Have a Cookie and Eat It Too

As Maura very correctly points out in the comments, I have a problem with the phrase “have/want a cookie“. I’m glad she pointed it out, because it’s forced me to consider why that might be. Especially since I like cookies.

Okay, bad joke. Still, her comment deserves a real answer. Why does that phrase just grate on my nerves?

The “have a cookie” meme – in short – refers to privileged folks (primarily white males, but occasionally white females) wanting praise and recognition for making some token (and immaterial) gesture of equality.

(Warning – sarcasm quotes ahead.)

Much like “fauxgressive” (someone who is progressive in one area but ignores intersecting oppressions), these meme has some merits. Some gestures of “diversity” and “equality” are little more than style without even the slightest bit of substance. Some even reinforce the systems of power and privilege while paying some token “respect” to oppressed groups. (Or utterly failing to do even that, really). Both “fauxgressive” and “want a cookie” can call attention to a lack of change that is disguised as change, and draw attention to how little people with privilege are doing compared to what they can be doing.


Both terms have already become overused as blanket dismissive statements, rather than as the beginning of a dialectic dialogue. When used in this cynical way, they become toxic to all parties involved – especially when talking about individuals.

I’ve discussed my problems with “fauxgressive” elsewhere. But “wanting a cookie” has the potential to be worse.

When these terms are used cynically and as blanket dismissals of others, it hurts the person making the statement. Much like gender roles poisonously trap all people into behaviors, self-selected divisions can do the same thing. Creating additional prejudice ( is not going to help anybody. Castigating people for coming up against the previously invisible walls of racism (or sexism or heteroism or…) and not reacting the same way as you would is setting you up for a very, very pessimistic view of the world.

And then there’s the target of the statement. For those of us granted privilege even a token gesture can be seen as betraying race, gender, or class. Claiming that gestures or attempts at equality are just wanting praise is equivalent of claiming people are gay just to be “hip”. Both concepts are ludicrous.

I had the privilege of meeting a young sociologist who just graduated from a small Ohio University. They noticed that the school was predominately white, and so began to conduct a survey of perceptions of race relations on campus. Merely asking about race relations got a lot of negative feedback from both students and faculty. Some of the comments on the survey were:

  • White POWER!!!!!
  • In the email message you sent to me, you mentioned changing [the university]. I picked this school because of the way it IS not the way that other people could make it. This school is everything I want at this time; it doesn’t need to be changed.
  • There are not a lot of students of color on campus so my interaction is limited to mostly white students, but I don’t have a problem with it.
  • the woMENS center is garbage and a waste of money.
  • By bringing up the issue of race, you’re making the issue worse.

As she shared with me in e-mail:

The “resistance” that I received was very subtle from specific sources (such as Senior Administration and the student body) yet significant. My advisor/professor had heard several comments about the shock that the campus had felt because of the survey. She is on a diversity task force which was implemented last semester and they were concerned about the results as well as the buzz that it had created on campus.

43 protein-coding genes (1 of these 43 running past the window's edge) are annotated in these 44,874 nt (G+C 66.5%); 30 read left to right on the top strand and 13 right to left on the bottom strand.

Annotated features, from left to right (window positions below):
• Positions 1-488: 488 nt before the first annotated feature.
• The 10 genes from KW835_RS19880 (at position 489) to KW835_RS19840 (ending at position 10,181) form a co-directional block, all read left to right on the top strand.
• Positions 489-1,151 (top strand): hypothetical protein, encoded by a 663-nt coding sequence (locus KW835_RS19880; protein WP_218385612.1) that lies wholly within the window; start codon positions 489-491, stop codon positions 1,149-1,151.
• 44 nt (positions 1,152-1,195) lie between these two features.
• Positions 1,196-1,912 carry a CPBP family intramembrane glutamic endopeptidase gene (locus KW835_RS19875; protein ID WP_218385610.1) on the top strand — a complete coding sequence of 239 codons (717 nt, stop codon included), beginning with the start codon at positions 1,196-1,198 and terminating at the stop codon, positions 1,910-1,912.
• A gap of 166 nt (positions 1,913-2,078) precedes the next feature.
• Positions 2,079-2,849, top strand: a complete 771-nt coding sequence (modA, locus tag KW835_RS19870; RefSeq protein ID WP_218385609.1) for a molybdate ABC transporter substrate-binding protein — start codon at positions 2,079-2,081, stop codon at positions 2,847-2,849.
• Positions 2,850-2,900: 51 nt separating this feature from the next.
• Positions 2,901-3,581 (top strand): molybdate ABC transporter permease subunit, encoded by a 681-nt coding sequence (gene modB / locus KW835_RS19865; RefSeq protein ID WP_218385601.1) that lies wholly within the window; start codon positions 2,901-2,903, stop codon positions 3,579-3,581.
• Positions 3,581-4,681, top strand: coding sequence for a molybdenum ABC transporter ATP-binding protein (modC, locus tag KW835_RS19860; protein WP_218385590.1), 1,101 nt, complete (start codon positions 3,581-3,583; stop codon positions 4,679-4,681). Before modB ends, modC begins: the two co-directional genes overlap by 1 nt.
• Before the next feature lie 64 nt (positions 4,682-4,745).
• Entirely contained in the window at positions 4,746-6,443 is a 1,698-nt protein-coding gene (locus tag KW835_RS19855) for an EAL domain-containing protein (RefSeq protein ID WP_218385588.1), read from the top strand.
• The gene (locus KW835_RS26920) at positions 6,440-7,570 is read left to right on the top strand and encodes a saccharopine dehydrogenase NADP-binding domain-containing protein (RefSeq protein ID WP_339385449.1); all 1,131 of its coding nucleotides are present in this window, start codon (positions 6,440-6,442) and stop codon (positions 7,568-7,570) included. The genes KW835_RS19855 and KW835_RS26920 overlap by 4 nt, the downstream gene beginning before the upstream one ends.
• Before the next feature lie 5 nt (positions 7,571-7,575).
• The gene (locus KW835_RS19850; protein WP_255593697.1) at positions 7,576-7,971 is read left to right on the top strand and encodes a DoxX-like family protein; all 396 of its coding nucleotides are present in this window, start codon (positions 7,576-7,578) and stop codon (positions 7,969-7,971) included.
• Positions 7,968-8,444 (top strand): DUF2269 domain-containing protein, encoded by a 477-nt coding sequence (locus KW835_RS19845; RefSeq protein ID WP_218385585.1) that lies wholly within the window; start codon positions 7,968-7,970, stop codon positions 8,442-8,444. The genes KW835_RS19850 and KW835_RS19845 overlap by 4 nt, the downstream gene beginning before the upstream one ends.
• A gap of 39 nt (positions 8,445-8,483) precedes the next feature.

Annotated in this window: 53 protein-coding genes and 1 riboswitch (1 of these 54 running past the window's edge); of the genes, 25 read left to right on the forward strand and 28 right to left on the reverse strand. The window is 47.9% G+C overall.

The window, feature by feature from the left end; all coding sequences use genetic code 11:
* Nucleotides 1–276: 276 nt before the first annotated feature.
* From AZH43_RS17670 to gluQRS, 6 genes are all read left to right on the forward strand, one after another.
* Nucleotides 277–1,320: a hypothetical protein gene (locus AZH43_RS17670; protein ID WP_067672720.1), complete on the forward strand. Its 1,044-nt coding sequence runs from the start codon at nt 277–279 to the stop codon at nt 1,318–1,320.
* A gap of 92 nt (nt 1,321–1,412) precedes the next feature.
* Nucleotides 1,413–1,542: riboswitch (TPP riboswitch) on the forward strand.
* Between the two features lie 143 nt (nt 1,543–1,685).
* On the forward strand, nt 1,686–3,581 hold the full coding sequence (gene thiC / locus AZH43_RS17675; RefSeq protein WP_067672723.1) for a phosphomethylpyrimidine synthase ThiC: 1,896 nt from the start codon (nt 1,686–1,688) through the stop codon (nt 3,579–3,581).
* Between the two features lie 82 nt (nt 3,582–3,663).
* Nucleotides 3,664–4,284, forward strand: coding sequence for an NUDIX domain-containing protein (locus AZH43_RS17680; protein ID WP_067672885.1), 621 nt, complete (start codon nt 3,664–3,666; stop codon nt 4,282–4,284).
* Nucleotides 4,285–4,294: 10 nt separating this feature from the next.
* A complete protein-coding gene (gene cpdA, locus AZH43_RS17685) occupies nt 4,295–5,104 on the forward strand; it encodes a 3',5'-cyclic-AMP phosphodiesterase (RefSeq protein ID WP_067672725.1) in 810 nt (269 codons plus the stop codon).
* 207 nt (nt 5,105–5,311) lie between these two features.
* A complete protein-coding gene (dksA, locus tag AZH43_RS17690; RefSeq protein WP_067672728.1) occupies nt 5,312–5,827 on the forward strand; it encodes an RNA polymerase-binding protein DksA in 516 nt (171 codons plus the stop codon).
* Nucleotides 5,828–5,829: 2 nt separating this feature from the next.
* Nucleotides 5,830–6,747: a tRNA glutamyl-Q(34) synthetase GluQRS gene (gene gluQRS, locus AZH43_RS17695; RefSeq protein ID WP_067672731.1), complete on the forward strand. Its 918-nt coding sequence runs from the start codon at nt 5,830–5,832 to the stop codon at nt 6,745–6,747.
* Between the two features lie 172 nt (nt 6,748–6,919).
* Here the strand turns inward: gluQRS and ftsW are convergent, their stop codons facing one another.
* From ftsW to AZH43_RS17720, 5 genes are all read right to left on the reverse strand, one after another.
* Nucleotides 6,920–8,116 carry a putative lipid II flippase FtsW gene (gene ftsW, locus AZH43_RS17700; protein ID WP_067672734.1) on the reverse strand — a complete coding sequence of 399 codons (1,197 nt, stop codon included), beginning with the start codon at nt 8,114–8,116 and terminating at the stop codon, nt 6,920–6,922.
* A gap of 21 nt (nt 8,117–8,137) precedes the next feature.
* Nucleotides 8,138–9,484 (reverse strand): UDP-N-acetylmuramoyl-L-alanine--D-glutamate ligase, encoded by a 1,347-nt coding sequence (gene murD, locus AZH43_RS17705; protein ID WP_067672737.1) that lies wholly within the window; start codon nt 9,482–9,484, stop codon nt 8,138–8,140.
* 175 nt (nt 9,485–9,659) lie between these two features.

It’s arguable that this student sociologist did not do enough, that what she did was simply “wanting a cookie” by writing up the (supposedly) obvious to present at a conference. But our praise there – and she did get some, and deserved it – is only temporary. She risked something in continuing her project. Whether immediate consequences of friendships and social relations, or later letters of recommendation from faculty, her project could have damaged her status.

While that tradeoff and risk may seem minor to those without privilege, it is something big to those who have it. It’s perspective, after all. When looking back at our own first steps towards breaking cycles of privilege, don’t they seem small? Don’t our earlier words and actions seem inferior, now – even though they were so serious at the time?

Remember, we are not all at the same place in this journey. After this first step, this student is now fully committed to making greater changes after seeing it for themselves. Rather than be dismissed as “wanting a cookie” and turning away from this sometimes difficult road, she is now fully committed to continuing on this journey.

It is regularly stated that those with privilege must become race, gender, and class “traitors” in the pursuit of equality. That ultimately, we who have privilege (whether asked for or not) must learn to see it, then cede it. If our goal (your goal? my goal?) is to encourage those with privilege to recognize and subvert their privilege, then maybe a little encouragement – especially in the early stages – is a good thing.

When I was young, my mother counseled me to not measure myself against other people, but to measure how I stacked up against myself. That as long as I continued to show improvement, that as long as I did as much as I could at that time, then I was succeeding.

We must always strive to improve. We can never simply stop and presume that I’ve done enough.

But perhaps every once in a while, we can take a brief break and share a cookie with friends.

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